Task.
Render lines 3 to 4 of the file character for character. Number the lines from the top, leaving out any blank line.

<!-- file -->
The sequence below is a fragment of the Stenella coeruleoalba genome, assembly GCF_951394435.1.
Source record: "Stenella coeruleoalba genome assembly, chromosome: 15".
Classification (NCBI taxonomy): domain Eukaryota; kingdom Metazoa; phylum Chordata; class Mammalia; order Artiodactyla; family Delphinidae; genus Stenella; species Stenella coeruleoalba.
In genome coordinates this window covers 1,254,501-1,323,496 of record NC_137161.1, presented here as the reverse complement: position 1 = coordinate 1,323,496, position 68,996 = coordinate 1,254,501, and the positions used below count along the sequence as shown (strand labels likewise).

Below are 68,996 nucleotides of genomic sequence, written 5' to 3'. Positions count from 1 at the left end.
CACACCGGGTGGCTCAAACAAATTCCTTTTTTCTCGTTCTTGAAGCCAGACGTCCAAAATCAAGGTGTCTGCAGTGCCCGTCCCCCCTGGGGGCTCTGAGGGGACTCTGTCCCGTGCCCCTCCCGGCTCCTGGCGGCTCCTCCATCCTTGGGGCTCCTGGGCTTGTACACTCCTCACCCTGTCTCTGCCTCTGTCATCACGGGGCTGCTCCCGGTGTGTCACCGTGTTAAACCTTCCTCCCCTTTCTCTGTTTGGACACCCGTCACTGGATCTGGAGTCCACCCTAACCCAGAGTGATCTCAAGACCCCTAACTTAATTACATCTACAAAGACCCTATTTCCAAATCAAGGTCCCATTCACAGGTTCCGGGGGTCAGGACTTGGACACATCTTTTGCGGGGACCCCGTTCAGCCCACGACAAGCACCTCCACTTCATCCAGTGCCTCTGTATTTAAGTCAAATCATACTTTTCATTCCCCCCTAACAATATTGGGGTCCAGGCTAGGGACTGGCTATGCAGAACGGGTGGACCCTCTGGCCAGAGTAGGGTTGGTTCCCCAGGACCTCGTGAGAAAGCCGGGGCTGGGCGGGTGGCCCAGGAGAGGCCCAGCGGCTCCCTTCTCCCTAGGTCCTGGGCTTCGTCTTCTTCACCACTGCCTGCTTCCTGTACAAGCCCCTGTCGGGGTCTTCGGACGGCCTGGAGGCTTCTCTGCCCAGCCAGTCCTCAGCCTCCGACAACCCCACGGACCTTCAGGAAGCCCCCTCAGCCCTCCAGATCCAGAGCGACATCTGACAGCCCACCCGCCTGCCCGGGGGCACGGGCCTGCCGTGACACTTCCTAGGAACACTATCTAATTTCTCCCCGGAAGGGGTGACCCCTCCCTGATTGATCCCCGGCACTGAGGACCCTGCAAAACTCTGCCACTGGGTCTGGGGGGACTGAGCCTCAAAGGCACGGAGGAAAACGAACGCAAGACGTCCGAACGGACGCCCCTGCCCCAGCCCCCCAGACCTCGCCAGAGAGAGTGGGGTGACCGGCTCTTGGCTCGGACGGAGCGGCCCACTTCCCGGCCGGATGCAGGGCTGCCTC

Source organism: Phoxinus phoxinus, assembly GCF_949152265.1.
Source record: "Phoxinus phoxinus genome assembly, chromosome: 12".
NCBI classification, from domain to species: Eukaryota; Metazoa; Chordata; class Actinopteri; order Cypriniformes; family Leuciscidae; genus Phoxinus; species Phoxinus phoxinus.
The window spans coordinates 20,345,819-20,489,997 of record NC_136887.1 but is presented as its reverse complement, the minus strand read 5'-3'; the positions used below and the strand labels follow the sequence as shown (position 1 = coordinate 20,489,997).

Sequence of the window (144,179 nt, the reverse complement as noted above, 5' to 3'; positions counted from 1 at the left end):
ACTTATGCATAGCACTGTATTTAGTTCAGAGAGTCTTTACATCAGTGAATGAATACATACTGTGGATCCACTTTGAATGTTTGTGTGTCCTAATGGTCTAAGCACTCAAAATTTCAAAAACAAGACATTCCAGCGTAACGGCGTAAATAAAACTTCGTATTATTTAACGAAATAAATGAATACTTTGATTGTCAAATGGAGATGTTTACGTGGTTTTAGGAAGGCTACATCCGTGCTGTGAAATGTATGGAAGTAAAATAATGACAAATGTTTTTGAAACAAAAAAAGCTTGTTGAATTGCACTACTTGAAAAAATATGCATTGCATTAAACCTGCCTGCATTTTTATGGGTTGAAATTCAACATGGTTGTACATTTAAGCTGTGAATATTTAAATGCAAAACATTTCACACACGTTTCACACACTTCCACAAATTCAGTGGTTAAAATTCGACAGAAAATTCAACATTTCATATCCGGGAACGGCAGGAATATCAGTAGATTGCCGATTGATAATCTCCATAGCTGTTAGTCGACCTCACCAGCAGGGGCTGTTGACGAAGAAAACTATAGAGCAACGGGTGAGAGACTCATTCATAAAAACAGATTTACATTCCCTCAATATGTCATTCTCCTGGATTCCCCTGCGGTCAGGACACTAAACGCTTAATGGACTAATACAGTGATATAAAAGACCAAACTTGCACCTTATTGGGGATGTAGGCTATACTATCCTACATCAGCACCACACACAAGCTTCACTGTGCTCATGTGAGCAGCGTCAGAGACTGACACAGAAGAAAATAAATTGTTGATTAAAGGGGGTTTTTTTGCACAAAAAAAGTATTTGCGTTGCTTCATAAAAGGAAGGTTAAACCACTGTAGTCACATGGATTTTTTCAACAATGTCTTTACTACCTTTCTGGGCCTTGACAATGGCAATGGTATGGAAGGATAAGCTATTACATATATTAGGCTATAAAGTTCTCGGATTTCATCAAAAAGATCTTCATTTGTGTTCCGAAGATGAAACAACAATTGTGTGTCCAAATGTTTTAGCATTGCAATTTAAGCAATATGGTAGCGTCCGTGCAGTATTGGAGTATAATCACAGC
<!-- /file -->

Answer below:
Classification (NCBI taxonomy): domain Eukaryota; kingdom Metazoa; phylum Chordata; class Mammalia; order Artiodactyla; family Delphinidae; genus Stenella; species Stenella coeruleoalba.
In genome coordinates this window covers 1,254,501-1,323,496 of record NC_137161.1, presented here as the reverse complement: position 1 = coordinate 1,323,496, position 68,996 = coordinate 1,254,501, and the positions used below count along the sequence as shown (strand labels likewise).